GM, Toyota to FCC: Don’t Mandate HD-R in Sat Receivers

What the IBOC proponents are seeking, say the automakers, is “unprecedented” — a choice that would regulate the entertainment technologies in the car.
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General Motors Corp. and Toyota Motor Sales USA oppose mandating HD Radios in digital satellite receivers.

Ibiquity Digital, Clear Channel, NAB and some lawmakers support the concept in filings describing possible conditions the FCC should place on Sirius and XM should the commission approve their proposed merger.

GM and Toyota said in a joint letter to the FCC this week that both companies offer satellite radio receivers as optional or standard features in addition to other entertainment features, like AM/FM analog radio. What the IBOC proponents are seeking, say the automakers, is “unprecedented” — a choice that would regulate the entertainment technologies in the car.

“HD is already penetrating the automotive sector without a mandate,” stated GM and Toyota. “Several manufacturers are either currently offering HD or have announced plans to make HD radio standard or optional in future models. Nothing in our companies’ respective agreements with XM inhibits our ability to offer HD radio.”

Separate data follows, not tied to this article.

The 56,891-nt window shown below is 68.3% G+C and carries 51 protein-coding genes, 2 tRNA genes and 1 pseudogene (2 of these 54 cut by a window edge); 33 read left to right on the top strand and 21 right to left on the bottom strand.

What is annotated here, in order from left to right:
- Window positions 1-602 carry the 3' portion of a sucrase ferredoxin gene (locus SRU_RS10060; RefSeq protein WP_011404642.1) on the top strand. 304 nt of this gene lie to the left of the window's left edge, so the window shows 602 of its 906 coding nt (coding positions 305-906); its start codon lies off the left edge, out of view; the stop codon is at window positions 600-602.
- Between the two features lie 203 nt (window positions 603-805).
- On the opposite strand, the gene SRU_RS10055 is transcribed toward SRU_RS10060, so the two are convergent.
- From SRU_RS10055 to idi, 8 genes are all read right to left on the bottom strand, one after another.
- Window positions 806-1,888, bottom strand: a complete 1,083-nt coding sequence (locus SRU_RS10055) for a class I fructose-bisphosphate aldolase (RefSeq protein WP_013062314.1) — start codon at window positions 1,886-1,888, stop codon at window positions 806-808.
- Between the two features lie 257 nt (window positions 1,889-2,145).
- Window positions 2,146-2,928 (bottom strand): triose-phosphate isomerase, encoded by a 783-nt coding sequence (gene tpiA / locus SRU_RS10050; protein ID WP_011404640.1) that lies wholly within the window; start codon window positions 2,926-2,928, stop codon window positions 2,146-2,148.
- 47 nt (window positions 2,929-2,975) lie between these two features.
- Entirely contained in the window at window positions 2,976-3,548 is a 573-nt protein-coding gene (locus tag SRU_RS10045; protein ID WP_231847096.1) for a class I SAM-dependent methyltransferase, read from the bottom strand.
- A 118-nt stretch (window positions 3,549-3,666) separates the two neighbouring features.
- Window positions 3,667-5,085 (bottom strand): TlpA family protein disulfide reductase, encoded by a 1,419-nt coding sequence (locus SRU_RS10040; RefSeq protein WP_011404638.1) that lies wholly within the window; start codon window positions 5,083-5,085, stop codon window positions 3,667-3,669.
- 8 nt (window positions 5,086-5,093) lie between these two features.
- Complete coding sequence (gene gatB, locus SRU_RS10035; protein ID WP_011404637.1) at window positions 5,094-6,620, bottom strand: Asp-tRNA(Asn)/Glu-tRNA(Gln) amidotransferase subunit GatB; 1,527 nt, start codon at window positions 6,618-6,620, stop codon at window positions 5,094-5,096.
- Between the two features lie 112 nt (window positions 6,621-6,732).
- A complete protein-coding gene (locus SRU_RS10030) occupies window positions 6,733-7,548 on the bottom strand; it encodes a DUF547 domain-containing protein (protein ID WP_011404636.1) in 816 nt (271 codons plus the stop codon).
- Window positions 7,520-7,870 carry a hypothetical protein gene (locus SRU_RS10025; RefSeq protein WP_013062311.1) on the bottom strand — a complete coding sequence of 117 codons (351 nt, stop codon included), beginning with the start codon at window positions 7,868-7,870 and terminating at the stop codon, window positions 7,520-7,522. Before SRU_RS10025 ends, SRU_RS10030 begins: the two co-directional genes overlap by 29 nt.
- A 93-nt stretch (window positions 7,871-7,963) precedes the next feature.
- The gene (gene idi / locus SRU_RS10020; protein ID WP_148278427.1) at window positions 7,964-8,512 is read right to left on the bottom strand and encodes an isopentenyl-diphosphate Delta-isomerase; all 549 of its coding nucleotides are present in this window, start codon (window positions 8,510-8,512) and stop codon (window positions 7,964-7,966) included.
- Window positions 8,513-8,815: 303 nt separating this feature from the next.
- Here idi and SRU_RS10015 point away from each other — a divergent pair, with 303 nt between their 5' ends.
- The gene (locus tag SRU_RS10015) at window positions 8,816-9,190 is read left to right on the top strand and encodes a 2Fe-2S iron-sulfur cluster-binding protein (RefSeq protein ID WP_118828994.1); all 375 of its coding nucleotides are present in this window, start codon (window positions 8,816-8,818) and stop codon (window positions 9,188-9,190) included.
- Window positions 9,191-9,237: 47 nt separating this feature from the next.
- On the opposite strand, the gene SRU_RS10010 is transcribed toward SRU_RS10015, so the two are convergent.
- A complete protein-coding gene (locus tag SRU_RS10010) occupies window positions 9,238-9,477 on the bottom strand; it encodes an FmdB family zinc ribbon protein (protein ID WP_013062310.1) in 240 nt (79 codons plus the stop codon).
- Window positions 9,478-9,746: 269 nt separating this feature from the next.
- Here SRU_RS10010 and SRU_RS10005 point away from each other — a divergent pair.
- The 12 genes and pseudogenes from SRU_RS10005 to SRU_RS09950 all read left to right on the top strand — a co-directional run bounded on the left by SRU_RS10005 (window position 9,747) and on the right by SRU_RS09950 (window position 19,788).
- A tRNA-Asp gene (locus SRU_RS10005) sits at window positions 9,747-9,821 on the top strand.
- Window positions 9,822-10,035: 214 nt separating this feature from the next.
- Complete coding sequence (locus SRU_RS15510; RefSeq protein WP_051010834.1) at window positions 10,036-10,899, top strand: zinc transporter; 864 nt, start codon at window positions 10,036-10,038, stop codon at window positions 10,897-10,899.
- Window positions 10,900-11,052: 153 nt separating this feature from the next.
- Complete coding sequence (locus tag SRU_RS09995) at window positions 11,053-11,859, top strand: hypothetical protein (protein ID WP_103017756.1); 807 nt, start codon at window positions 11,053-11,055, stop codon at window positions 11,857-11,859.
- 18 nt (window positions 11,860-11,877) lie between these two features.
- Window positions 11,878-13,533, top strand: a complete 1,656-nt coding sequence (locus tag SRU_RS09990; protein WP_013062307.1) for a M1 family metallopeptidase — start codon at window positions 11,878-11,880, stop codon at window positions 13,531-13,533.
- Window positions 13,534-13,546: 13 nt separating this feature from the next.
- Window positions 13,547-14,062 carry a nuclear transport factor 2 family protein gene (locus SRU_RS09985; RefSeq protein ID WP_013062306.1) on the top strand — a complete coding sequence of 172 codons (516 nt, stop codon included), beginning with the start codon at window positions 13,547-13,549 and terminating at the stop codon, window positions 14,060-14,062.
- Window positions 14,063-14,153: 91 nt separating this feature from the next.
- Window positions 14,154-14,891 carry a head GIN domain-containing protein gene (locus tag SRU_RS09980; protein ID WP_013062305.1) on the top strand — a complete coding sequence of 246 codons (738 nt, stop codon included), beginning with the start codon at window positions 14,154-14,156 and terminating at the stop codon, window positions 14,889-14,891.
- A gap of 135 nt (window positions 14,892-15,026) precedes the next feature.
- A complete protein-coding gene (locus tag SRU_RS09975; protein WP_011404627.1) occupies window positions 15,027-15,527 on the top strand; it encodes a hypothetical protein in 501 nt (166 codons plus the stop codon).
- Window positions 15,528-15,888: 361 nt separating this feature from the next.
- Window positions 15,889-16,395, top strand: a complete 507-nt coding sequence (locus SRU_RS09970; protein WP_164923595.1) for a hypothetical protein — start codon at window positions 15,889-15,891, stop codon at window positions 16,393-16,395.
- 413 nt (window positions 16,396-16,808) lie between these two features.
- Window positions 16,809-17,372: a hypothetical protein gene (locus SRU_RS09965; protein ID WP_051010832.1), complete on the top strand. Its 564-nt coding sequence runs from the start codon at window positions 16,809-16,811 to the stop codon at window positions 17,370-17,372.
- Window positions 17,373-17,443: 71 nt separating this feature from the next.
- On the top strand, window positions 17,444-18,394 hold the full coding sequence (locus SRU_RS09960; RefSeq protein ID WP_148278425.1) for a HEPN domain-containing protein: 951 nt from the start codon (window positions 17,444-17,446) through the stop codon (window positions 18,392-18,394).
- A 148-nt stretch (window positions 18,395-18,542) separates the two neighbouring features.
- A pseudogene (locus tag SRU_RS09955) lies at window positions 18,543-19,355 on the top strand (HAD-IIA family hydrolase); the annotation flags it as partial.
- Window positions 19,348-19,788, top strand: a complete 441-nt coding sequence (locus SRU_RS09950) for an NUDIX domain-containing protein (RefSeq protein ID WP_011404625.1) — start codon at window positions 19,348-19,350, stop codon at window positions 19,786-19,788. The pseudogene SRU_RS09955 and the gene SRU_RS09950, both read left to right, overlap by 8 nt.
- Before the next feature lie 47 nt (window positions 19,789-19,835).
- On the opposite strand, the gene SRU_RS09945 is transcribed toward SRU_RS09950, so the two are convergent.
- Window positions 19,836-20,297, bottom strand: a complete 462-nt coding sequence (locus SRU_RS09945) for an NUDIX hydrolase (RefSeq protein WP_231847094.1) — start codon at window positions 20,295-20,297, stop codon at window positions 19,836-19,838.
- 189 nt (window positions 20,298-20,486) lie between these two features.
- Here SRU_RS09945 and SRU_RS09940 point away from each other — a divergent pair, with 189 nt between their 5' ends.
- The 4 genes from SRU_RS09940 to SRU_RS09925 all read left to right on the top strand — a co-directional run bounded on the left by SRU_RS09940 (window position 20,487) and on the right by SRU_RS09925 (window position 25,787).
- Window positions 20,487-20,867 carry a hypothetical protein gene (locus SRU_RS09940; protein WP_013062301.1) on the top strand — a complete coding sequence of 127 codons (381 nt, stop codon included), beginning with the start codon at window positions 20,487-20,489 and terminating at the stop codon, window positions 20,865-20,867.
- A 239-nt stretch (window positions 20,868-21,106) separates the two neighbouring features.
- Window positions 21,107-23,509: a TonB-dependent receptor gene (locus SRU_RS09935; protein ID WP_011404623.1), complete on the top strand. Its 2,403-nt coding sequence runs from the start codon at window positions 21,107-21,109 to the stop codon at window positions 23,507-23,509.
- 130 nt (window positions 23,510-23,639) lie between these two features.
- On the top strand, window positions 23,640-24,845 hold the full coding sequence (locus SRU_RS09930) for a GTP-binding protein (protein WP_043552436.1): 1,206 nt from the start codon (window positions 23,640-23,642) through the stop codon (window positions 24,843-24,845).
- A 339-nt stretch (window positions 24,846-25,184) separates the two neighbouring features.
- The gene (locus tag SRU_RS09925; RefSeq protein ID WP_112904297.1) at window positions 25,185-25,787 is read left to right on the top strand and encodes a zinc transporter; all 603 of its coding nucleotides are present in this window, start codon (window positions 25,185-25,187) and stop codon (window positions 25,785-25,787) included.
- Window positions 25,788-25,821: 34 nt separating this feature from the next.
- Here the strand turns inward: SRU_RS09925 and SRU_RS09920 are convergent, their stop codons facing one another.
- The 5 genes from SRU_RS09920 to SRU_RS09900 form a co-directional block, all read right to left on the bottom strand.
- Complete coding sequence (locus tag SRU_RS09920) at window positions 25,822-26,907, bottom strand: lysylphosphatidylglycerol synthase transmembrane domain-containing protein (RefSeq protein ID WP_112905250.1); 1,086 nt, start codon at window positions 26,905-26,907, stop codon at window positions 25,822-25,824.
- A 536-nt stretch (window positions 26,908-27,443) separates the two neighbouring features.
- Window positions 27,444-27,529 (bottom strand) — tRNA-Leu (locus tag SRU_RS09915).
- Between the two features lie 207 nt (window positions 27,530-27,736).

Calling IBOC “an evolving technology,” any mandate would reduce incentives to lower costs and further improve the HD-R product offering, according to the automakers.

In a recent filing to the FCC, Ibiquity estimated the cost of components to include HD Radio technology “in most satellite receivers” would be “no more than” $12–$15, as an IBOC baseband chip costs about $10, additional flash memory of $1 or $2 and a small cost for nonrecurring engineering. Ibiquity believes costs will decrease significantly once receiver manufacturers negotiate with suppliers for higher volume purchases.

Richard Lee, executive director of Satellite Radio Services for GM and David Danzer, group vice president, strategic & product planning for Toyota’s U.S. division, signed the letter.

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